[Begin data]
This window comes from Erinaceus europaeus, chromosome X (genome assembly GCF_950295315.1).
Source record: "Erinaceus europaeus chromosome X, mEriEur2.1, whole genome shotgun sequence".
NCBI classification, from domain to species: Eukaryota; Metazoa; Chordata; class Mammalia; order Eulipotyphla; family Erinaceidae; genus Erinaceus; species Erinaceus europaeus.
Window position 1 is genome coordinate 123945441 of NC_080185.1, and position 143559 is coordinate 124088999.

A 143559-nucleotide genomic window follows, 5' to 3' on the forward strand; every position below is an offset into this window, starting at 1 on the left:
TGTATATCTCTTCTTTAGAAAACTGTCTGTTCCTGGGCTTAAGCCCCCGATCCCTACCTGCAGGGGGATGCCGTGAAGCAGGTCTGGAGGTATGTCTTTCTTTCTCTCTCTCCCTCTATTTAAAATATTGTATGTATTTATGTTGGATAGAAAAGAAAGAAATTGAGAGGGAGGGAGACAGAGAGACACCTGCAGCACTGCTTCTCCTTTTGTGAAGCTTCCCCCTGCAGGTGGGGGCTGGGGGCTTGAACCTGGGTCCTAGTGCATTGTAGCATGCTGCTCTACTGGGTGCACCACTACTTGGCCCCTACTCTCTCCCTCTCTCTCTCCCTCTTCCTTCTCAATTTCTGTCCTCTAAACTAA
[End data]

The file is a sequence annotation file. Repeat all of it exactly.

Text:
This window comes from Erinaceus europaeus, chromosome X (genome assembly GCF_950295315.1).
Source record: "Erinaceus europaeus chromosome X, mEriEur2.1, whole genome shotgun sequence".
NCBI classification, from domain to species: Eukaryota; Metazoa; Chordata; class Mammalia; order Eulipotyphla; family Erinaceidae; genus Erinaceus; species Erinaceus europaeus.
Window position 1 is genome coordinate 123945441 of NC_080185.1, and position 143559 is coordinate 124088999.

A 143559-nucleotide genomic window follows, 5' to 3' on the forward strand; every position below is an offset into this window, starting at 1 on the left:
TGTATATCTCTTCTTTAGAAAACTGTCTGTTCCTGGGCTTAAGCCCCCGATCCCTACCTGCAGGGGGATGCCGTGAAGCAGGTCTGGAGGTATGTCTTTCTTTCTCTCTCTCCCTCTATTTAAAATATTGTATGTATTTATGTTGGATAGAAAAGAAAGAAATTGAGAGGGAGGGAGACAGAGAGACACCTGCAGCACTGCTTCTCCTTTTGTGAAGCTTCCCCCTGCAGGTGGGGGCTGGGGGCTTGAACCTGGGTCCTAGTGCATTGTAGCATGCTGCTCTACTGGGTGCACCACTACTTGGCCCCTACTCTCTCCCTCTCTCTCTCCCTCTTCCTTCTCAATTTCTGTCCTCTAAACTAA